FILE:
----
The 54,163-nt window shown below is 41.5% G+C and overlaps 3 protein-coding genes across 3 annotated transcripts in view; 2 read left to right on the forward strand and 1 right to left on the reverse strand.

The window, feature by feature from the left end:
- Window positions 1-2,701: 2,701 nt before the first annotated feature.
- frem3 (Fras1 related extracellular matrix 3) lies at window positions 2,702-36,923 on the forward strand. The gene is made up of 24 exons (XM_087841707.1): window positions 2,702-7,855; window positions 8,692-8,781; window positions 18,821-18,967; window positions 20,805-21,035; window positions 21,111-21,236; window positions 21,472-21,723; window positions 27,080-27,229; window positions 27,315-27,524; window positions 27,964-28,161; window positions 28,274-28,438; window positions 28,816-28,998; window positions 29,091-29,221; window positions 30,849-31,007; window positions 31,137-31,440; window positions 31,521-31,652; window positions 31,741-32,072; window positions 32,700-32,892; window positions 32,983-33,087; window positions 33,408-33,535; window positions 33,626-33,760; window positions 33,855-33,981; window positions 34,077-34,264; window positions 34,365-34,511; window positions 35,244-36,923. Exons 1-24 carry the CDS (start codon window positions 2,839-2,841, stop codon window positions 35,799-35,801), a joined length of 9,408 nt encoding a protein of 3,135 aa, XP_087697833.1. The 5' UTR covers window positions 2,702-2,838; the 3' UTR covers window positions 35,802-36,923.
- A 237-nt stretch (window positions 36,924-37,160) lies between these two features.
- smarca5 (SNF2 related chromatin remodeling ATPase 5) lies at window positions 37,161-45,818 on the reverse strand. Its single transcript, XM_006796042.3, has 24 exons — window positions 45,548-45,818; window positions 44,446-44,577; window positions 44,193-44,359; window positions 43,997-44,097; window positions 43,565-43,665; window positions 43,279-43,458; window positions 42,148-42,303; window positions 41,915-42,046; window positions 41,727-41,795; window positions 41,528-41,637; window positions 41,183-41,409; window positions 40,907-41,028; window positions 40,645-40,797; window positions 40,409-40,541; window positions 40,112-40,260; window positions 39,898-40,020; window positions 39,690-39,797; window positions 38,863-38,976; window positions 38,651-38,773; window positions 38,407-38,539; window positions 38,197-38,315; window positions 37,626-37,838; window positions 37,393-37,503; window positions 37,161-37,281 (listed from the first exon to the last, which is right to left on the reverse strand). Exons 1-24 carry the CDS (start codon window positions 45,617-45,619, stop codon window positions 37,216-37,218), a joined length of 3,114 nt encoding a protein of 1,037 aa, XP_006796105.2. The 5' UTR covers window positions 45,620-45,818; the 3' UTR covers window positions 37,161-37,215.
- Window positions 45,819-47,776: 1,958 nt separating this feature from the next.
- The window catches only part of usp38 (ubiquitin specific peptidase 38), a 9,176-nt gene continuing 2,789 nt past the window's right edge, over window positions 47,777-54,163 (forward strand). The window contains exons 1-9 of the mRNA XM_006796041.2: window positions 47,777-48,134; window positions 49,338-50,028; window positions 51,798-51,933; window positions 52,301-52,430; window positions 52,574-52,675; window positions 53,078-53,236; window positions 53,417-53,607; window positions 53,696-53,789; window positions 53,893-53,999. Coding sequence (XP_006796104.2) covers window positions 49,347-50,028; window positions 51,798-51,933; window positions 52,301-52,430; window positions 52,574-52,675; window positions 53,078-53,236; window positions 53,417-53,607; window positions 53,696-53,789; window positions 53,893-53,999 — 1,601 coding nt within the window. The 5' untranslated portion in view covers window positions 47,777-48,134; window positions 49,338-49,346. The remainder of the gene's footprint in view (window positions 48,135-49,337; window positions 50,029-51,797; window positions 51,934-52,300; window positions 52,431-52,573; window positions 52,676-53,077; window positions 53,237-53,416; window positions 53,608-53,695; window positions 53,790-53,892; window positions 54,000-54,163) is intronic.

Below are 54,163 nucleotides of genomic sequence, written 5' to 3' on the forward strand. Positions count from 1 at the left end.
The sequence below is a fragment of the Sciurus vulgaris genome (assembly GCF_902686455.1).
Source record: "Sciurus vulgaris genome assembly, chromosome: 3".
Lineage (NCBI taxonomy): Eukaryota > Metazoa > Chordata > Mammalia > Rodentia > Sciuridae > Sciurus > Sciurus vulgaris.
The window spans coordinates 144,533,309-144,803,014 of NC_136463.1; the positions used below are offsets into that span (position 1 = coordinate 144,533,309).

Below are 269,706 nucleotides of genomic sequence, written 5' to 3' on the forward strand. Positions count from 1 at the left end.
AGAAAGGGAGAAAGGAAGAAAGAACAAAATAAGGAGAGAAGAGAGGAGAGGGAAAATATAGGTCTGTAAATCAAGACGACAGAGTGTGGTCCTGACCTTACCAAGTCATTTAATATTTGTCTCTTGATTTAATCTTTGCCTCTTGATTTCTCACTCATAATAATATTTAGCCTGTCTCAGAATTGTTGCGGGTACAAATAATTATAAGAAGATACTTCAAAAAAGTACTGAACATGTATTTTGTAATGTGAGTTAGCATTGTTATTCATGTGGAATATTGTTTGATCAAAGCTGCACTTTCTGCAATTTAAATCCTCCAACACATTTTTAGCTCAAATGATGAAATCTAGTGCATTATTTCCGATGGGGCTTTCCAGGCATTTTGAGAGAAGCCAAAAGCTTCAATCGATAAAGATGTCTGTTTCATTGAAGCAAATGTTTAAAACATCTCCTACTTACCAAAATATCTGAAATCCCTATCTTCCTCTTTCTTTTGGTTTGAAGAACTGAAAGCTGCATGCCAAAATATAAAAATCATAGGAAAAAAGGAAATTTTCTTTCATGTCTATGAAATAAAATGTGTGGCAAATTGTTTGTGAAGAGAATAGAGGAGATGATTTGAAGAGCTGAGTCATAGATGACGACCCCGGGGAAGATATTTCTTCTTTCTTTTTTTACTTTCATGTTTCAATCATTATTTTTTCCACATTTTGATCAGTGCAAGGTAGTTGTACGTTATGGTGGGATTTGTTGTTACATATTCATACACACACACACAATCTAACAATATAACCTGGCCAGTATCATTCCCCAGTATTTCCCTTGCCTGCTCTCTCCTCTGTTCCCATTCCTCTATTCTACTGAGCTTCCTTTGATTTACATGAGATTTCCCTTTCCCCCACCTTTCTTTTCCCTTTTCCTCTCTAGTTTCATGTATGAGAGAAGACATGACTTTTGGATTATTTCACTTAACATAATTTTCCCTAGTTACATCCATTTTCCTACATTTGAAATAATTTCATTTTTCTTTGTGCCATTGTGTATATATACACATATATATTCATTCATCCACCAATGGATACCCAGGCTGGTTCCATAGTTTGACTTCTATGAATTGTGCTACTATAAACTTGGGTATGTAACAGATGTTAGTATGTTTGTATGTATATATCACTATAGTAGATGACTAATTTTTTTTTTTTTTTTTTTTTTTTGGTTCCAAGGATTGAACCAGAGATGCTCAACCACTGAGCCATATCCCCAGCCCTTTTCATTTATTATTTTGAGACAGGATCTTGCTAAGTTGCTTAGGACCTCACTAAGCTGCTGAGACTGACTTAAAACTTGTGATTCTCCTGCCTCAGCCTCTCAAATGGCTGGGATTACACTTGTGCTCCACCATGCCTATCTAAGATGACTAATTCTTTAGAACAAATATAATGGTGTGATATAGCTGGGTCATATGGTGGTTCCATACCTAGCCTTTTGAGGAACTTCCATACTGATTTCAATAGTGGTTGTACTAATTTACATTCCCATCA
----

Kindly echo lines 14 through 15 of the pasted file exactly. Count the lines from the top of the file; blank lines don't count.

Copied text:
Below are 269,706 nucleotides of genomic sequence, written 5' to 3' on the forward strand. Positions count from 1 at the left end.
AGAAAGGGAGAAAGGAAGAAAGAACAAAATAAGGAGAGAAGAGAGGAGAGGGAAAATATAGGTCTGTAAATCAAGACGACAGAGTGTGGTCCTGACCTTACCAAGTCATTTAATATTTGTCTCTTGATTTAATCTTTGCCTCTTGATTTCTCACTCATAATAATATTTAGCCTGTCTCAGAATTGTTGCGGGTACAAATAATTATAAGAAGATACTTCAAAAAAGTACTGAACATGTATTTTGTAATGTGAGTTAGCATTGTTATTCATGTGGAATATTGTTTGATCAAAGCTGCACTTTCTGCAATTTAAATCCTCCAACACATTTTTAGCTCAAATGATGAAATCTAGTGCATTATTTCCGATGGGGCTTTCCAGGCATTTTGAGAGAAGCCAAAAGCTTCAATCGATAAAGATGTCTGTTTCATTGAAGCAAATGTTTAAAACATCTCCTACTTACCAAAATATCTGAAATCCCTATCTTCCTCTTTCTTTTGGTTTGAAGAACTGAAAGCTGCATGCCAAAATATAAAAATCATAGGAAAAAAGGAAATTTTCTTTCATGTCTATGAAATAAAATGTGTGGCAAATTGTTTGTGAAGAGAATAGAGGAGATGATTTGAAGAGCTGAGTCATAGATGACGACCCCGGGGAAGATATTTCTTCTTTCTTTTTTTACTTTCATGTTTCAATCATTATTTTTTCCACATTTTGATCAGTGCAAGGTAGTTGTACGTTATGGTGGGATTTGTTGTTACATATTCATACACACACACACAATCTAACAATATAACCTGGCCAGTATCATTCCCCAGTATTTCCCTTGCCTGCTCTCTCCTCTGTTCCCATTCCTCTATTCTACTGAGCTTCCTTTGATTTACATGAGATTTCCCTTTCCCCCACCTTTCTTTTCCCTTTTCCTCTCTAGTTTCATGTATGAGAGAAGACATGACTTTTGGATTATTTCACTTAACATAATTTTCCCTAGTTACATCCATTTTCCTACATTTGAAATAATTTCATTTTTCTTTGTGCCATTGTGTATATATACACATATATATTCATTCATCCACCAATGGATACCCAGGCTGGTTCCATAGTTTGACTTCTATGAATTGTGCTACTATAAACTTGGGTATGTAACAGATGTTAGTATGTTTGTATGTATATATCACTATAGTAGATGACTAATTTTTTTTTTTTTTTTTTTTTTTTGGTTCCAAGGATTGAACCAGAGATGCTCAACCACTGAGCCATATCCCCAGCCCTTTTCATTTATTATTTTGAGACAGGATCTTGCTAAGTTGCTTAGGACCTCACTAAGCTGCTGAGACTGACTTAAAACTTGTGATTCTCCTGCCTCAGCCTCTCAAATGGCTGGGATTACACTTGTGCTCCACCATGCCTATCTAAGATGACTAATTCTTTAGAACAAATATAATGGTGTGATATAGCTGGGTCATATGGTGGTTCCATACCTAGCCTTTTGAGGAACTTCCATACTGATTTCAATAGTGGTTGTACTAATTTACATTCCCATCA